Memoir Memories

Christopher - Lexington, Kentucky
Entered on March 22, 2009
Age Group: 18 - 30
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Some time ago my favorite pen ran out of ink right in my hands. I knew it was coming; I had ample warning. I had watched it as it began to write in disjointed streaks instead of its usual silky-smooth curves. I had warning and several replacement pens of the exact same brand and model, but it was somehow sad. I had written many great things with that pen, and I was very comfortable with it. I’m not sure if watching the ink dry up, or finally having to accept the reality that it was finished, was worse. I think that no amount of warning can really prepare you for the fact that you are missing something. In fact I think the waiting is often worse than the happening.

So it was when my Uncle John passed away. Watching a man in his fifties suffer first with dementia then with early onset Alzheimer’s disease is not precisely on my list of happy periods in my life. I can remember a trip to the local Wal-Mart with John and my mother during which I was asked to escort him into the men’s room. Something about the way he confused the urinal for the sink, then forgot he had to use the restroom at all, really hit me in a powerful way. I remember being at the funeral, staring ahead blankly past the ornate Catholic depiction of Jesus Christ, and thinking that there was no point to my sorrow. I barely knew him until he was too far gone, and even as I had known him he was a constant source of sorrow. But it was the knowledge that I had not truly known him that opened the floodgates and let the tears flow.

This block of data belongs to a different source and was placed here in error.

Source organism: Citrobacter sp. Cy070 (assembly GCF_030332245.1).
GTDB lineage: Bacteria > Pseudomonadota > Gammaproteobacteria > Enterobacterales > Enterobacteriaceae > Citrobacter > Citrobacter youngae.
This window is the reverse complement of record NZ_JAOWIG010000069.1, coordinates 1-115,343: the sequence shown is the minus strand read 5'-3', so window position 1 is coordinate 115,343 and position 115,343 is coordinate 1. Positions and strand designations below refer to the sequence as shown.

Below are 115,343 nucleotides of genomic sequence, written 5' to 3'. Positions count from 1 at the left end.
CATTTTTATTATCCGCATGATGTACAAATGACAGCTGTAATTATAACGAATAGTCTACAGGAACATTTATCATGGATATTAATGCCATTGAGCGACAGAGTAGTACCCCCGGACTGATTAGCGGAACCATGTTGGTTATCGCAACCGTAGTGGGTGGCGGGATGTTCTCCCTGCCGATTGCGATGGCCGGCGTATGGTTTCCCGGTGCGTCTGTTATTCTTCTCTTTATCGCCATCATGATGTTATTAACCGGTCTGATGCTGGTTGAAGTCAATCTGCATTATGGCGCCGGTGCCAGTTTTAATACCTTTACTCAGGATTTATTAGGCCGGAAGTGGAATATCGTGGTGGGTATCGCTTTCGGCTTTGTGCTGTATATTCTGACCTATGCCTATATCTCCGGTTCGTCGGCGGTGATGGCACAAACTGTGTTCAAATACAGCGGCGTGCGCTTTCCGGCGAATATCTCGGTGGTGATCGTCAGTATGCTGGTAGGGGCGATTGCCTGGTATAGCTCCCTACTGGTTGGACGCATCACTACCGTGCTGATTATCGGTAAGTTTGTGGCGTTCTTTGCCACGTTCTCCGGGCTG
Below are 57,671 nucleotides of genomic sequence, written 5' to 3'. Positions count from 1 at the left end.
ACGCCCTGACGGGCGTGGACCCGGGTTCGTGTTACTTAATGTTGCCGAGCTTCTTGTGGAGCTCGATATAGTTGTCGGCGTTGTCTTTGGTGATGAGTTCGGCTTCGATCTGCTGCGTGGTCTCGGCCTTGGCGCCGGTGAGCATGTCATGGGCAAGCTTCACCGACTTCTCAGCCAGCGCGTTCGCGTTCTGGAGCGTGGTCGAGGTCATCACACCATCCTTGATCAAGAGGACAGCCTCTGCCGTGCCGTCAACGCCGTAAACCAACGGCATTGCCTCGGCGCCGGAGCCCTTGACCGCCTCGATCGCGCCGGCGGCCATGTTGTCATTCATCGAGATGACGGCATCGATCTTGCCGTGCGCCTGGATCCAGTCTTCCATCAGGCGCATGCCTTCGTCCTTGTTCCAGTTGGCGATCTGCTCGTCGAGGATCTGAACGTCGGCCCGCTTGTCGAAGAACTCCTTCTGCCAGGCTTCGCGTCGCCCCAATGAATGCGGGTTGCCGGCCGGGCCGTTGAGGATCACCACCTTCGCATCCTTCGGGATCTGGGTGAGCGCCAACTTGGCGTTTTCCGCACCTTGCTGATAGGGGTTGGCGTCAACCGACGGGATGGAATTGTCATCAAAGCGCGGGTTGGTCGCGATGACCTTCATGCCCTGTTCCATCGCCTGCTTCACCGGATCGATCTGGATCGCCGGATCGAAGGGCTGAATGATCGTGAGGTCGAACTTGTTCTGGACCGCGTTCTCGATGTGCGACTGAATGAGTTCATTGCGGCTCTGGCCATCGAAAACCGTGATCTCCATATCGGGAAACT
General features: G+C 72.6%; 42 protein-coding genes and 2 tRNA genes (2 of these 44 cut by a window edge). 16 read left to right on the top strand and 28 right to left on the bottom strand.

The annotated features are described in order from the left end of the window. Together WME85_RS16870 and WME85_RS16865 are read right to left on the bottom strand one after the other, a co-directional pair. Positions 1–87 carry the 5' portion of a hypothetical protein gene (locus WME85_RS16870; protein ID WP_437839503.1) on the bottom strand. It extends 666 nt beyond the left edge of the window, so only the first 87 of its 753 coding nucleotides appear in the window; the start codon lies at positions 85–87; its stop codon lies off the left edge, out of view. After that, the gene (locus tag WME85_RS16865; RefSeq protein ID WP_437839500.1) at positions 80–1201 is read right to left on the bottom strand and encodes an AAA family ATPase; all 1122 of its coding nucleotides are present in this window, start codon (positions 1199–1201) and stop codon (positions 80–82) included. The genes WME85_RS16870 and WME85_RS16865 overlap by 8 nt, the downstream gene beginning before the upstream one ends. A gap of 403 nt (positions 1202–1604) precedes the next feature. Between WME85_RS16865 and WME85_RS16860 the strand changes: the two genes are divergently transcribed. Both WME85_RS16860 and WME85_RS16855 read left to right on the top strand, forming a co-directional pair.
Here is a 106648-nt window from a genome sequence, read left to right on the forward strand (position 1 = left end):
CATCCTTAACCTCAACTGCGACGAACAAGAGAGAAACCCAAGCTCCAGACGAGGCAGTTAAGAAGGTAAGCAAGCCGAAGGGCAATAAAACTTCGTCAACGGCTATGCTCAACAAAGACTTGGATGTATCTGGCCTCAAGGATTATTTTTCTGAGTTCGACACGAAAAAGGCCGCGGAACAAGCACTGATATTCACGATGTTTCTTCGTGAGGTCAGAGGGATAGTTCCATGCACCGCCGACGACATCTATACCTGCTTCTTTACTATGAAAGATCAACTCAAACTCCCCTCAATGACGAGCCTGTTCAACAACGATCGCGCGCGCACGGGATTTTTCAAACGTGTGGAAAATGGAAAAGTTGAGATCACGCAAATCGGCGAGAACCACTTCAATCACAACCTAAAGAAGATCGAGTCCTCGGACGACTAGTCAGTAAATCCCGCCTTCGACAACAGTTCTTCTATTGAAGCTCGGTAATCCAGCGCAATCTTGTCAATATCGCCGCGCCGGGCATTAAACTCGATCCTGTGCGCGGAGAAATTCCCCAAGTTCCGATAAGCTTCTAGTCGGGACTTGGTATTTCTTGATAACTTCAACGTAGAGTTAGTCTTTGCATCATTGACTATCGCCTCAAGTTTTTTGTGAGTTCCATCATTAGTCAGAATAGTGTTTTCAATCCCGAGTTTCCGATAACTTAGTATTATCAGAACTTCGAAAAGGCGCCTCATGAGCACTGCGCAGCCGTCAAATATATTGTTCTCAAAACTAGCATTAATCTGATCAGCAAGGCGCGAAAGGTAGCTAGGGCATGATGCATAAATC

The question I find myself facing is one of impossibility. How is it possible that you and I may watch the news without so much as a tear? How is it possible that a 14-year-old in Africa can feed his brothers and sisters when his parents die of the AIDS epidemic? How is it possible that my experience with my uncle John would not weaken my spirit, but rather that it would forge my conviction to the hardness of steel? But we must not concern ourselves with the matter of how, in favor of the knowledge that it happens every day. No matter where I go or what I do or see I will always believe in the impossible. We can all do something impossible if we try.

It’s time that we as humankind take responsibility for each other and ourselves. We cannot feed all the hungry, but it can be done. We cannot clothe all the naked, but it can be done. It’s time that I take a stand. If we start with one, and then another, and another, we can make the impossible happen. I believe in the impossible, not because I want to, but because I need to. I need to believe this way because it opens up my horizons to new things. I would call everyone who reads this to follow what they want most in life, it’s probably worth it.